Craig and I are pretty good at travelling on a budget.
We look at the prices of guided tours and know that we could do the same and more, at a much slower pace, with a more local experiences for the same or usually less.
But of course that comes with a price – meaning inconvenience, hard work, and discomfort.
5. You avoid terrible social dynamics
Choosing your travel companions
You hop on a guided tour for 2 months around Europe, you’ve paid all your money, you are super excited and then by day 3 you realize you have nothing in common with the 28 other people on the bus.
In fact, you can’t stand them. What you thought was going to be your dream adventure, has turned into a nightmare.
One thing I have learned from traveling with others is that you have to be really selective. Friendships can implode very quickly. You are in each others pockets for days on end.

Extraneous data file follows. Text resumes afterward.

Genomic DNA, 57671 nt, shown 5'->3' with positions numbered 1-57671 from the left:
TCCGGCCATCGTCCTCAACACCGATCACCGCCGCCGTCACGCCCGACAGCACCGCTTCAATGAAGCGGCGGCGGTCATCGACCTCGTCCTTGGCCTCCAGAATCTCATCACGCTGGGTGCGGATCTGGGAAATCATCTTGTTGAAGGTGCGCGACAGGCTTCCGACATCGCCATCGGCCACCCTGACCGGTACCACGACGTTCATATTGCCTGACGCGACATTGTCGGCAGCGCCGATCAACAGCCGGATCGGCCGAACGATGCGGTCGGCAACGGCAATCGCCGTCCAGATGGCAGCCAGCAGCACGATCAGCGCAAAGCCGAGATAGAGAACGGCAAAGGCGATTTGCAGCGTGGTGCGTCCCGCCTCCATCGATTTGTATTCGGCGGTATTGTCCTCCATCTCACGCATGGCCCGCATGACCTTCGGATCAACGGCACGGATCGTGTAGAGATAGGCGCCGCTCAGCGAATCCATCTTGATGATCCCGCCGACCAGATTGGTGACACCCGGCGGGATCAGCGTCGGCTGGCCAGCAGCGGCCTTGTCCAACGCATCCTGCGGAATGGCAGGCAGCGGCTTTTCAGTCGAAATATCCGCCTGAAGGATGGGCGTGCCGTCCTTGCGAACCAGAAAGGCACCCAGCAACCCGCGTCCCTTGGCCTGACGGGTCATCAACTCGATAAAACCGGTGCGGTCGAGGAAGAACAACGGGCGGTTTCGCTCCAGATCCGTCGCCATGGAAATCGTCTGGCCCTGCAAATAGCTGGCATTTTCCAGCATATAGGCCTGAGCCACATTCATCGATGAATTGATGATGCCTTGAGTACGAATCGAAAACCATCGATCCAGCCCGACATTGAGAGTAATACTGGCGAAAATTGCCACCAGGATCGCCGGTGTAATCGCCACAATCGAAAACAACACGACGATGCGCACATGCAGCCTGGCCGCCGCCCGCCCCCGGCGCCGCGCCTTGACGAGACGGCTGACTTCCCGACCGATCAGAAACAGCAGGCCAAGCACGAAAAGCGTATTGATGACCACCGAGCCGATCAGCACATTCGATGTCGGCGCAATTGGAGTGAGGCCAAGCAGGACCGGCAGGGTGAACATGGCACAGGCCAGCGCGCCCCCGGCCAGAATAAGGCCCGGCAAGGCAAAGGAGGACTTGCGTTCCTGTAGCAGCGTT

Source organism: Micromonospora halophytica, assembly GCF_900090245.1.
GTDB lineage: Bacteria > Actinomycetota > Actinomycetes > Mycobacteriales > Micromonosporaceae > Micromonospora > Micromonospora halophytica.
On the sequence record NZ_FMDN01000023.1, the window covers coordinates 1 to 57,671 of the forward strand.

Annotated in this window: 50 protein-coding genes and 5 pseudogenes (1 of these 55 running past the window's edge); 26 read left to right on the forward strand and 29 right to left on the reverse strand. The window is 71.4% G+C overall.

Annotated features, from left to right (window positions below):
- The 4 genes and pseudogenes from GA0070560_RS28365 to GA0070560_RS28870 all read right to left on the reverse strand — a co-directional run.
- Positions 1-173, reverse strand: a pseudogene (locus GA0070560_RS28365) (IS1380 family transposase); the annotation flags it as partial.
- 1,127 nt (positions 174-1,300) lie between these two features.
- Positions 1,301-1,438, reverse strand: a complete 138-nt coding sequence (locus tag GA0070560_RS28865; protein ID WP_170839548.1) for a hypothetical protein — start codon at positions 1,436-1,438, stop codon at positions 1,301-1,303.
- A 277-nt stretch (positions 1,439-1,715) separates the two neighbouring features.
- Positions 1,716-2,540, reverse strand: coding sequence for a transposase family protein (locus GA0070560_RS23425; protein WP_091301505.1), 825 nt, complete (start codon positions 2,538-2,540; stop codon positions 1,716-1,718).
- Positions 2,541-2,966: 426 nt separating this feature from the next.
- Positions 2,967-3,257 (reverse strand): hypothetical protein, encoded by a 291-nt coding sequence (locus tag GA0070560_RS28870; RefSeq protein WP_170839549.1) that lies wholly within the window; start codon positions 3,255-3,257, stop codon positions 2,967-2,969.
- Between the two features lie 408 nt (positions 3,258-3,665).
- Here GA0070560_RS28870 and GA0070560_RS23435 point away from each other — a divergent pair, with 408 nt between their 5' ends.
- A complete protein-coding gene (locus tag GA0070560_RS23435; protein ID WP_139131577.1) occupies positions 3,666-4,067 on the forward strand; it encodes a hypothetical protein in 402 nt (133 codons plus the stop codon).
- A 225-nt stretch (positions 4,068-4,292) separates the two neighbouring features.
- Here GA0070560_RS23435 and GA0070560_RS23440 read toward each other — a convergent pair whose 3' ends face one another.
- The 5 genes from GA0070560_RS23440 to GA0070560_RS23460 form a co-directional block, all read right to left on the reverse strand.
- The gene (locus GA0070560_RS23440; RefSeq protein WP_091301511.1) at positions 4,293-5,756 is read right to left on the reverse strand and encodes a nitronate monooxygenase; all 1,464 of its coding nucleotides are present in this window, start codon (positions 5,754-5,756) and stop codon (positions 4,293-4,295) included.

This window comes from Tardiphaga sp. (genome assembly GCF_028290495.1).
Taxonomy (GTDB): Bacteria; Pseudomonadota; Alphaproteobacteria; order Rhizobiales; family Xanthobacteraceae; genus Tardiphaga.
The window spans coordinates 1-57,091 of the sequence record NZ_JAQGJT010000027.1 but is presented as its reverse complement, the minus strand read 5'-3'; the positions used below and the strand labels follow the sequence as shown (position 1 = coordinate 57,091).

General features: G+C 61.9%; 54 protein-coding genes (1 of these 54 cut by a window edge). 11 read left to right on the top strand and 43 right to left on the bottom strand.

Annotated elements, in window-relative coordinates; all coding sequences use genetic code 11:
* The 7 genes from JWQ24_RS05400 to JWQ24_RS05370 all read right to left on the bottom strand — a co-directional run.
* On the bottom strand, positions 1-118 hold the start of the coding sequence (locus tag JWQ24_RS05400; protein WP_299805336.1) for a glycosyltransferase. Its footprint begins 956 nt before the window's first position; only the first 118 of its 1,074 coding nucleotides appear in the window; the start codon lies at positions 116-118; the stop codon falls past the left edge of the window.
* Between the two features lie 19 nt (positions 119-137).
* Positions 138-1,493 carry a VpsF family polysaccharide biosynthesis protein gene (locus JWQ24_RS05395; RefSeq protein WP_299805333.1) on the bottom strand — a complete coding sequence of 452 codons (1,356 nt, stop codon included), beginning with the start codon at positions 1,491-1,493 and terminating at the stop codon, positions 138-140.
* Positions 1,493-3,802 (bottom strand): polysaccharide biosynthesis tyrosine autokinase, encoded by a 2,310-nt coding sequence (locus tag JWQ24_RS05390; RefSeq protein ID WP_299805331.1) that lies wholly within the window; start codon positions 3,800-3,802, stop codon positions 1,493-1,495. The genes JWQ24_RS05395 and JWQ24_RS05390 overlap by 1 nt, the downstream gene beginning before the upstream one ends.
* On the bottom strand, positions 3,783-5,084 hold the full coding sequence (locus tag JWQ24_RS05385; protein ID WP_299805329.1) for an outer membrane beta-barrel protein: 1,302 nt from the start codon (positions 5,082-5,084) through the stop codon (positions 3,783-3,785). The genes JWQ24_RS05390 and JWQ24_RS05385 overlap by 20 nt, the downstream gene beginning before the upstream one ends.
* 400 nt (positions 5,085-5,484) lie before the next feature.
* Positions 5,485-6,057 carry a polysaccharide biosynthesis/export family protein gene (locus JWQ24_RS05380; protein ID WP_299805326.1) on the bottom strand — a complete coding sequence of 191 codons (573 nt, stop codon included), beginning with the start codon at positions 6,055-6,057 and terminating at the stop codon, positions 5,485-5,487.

If the social dynamics are not working it can be horrible. With independent travel you can choose who you travel with. If you find you are not getting along with your travel mates you can easily make a quick choice and change directions apart from each other.
I left my Eurovan tour early as I just wasn’t liking the social dynamics of the group I was traveling with. Six girls in a campervan for 10 weeks can get a bit too much.
Tips for Independent Travel
Now you know why independent travel is better than group travel, here are is some of my top tips for traveling alone…
1. Plan ahead
Before embarking on a solo adventure, do some research on your destination and whether it’s possible to do a self-guided trip to some place.
You should research how to understand the local customs, language, and arrange your own transportation and accommodation in advance.
The days of traveling on a whim are far behind us. Nowadays, if you don’t plan ahead, you end up paying more rather than less thanks to the mass tourism boom in recent years.